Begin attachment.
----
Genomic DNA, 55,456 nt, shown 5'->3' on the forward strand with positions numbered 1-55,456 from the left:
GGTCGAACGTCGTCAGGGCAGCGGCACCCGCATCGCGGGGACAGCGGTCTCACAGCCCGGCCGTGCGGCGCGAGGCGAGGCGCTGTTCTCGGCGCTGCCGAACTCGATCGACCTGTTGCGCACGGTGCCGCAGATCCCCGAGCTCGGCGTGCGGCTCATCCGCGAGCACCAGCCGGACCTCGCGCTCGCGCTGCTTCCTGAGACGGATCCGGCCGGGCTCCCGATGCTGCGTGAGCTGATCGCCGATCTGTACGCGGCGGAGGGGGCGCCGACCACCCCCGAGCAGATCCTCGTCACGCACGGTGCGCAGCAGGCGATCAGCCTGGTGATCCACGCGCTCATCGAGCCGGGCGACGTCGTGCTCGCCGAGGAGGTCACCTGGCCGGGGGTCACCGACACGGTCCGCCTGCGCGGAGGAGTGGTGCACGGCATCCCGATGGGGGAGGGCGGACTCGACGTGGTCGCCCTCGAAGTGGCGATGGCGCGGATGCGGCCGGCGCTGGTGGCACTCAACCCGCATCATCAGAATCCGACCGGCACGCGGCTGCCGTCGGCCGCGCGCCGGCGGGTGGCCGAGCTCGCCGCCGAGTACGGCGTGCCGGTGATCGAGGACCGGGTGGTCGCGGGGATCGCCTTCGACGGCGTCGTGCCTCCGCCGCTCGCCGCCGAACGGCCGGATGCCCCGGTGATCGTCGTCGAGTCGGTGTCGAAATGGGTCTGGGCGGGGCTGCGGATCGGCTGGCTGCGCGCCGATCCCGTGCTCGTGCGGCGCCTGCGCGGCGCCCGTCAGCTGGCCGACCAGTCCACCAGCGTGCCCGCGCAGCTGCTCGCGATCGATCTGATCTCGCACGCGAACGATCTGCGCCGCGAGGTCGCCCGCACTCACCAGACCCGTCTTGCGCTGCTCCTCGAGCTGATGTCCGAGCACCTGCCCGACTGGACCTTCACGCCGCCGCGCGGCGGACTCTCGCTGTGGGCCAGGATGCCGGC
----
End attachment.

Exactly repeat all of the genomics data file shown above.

Genomic DNA, 55,456 nt, shown 5'->3' on the forward strand with positions numbered 1-55,456 from the left:
GGTCGAACGTCGTCAGGGCAGCGGCACCCGCATCGCGGGGACAGCGGTCTCACAGCCCGGCCGTGCGGCGCGAGGCGAGGCGCTGTTCTCGGCGCTGCCGAACTCGATCGACCTGTTGCGCACGGTGCCGCAGATCCCCGAGCTCGGCGTGCGGCTCATCCGCGAGCACCAGCCGGACCTCGCGCTCGCGCTGCTTCCTGAGACGGATCCGGCCGGGCTCCCGATGCTGCGTGAGCTGATCGCCGATCTGTACGCGGCGGAGGGGGCGCCGACCACCCCCGAGCAGATCCTCGTCACGCACGGTGCGCAGCAGGCGATCAGCCTGGTGATCCACGCGCTCATCGAGCCGGGCGACGTCGTGCTCGCCGAGGAGGTCACCTGGCCGGGGGTCACCGACACGGTCCGCCTGCGCGGAGGAGTGGTGCACGGCATCCCGATGGGGGAGGGCGGACTCGACGTGGTCGCCCTCGAAGTGGCGATGGCGCGGATGCGGCCGGCGCTGGTGGCACTCAACCCGCATCATCAGAATCCGACCGGCACGCGGCTGCCGTCGGCCGCGCGCCGGCGGGTGGCCGAGCTCGCCGCCGAGTACGGCGTGCCGGTGATCGAGGACCGGGTGGTCGCGGGGATCGCCTTCGACGGCGTCGTGCCTCCGCCGCTCGCCGCCGAACGGCCGGATGCCCCGGTGATCGTCGTCGAGTCGGTGTCGAAATGGGTCTGGGCGGGGCTGCGGATCGGCTGGCTGCGCGCCGATCCCGTGCTCGTGCGGCGCCTGCGCGGCGCCCGTCAGCTGGCCGACCAGTCCACCAGCGTGCCCGCGCAGCTGCTCGCGATCGATCTGATCTCGCACGCGAACGATCTGCGCCGCGAGGTCGCCCGCACTCACCAGACCCGTCTTGCGCTGCTCCTCGAGCTGATGTCCGAGCACCTGCCCGACTGGACCTTCACGCCGCCGCGCGGCGGACTCTCGCTGTGGGCCAGGATGCCGGC